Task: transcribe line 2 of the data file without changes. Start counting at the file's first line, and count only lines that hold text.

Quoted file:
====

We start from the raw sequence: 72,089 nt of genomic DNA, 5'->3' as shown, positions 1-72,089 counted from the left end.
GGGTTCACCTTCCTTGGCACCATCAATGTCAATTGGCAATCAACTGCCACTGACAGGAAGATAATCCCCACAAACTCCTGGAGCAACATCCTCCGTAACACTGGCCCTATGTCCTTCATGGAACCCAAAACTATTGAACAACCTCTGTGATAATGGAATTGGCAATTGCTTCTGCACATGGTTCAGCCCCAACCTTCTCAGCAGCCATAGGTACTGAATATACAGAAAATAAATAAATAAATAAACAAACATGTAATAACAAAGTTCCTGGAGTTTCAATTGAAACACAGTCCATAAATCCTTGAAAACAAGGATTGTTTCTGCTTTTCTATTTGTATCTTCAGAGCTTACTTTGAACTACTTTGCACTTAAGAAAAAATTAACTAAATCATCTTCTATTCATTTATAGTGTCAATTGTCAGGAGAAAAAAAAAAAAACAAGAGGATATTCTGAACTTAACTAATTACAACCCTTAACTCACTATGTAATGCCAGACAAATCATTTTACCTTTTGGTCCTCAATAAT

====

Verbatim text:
GGGTTCACCTTCCTTGGCACCATCAATGTCAATTGGCAATCAACTGCCACTGACAGGAAGATAATCCCCACAAACTCCTGGAGCAACATCCTCCGTAACACTGGCCCTATGTCCTTCATGGAACCCAAAACTATTGAACAACCTCTGTGATAATGGAATTGGCAATTGCTTCTGCACATGGTTCAGCCCCAACCTTCTCAGCAGCCATAGGTACTGAATATACAGAAAATAAATAAATAAATAAACAAACATGTAATAACAAAGTTCCTGGAGTTTCAATTGAAACACAGTCCATAAATCCTTGAAAACAAGGATTGTTTCTGCTTTTCTATTTGTATCTTCAGAGCTTACTTTGAACTACTTTGCACTTAAGAAAAAATTAACTAAATCATCTTCTATTCATTTATAGTGTCAATTGTCAGGAGAAAAAAAAAAAAACAAGAGGATATTCTGAACTTAACTAATTACAACCCTTAACTCACTATGTAATGCCAGACAAATCATTTTACCTTTTGGTCCTCAATAAT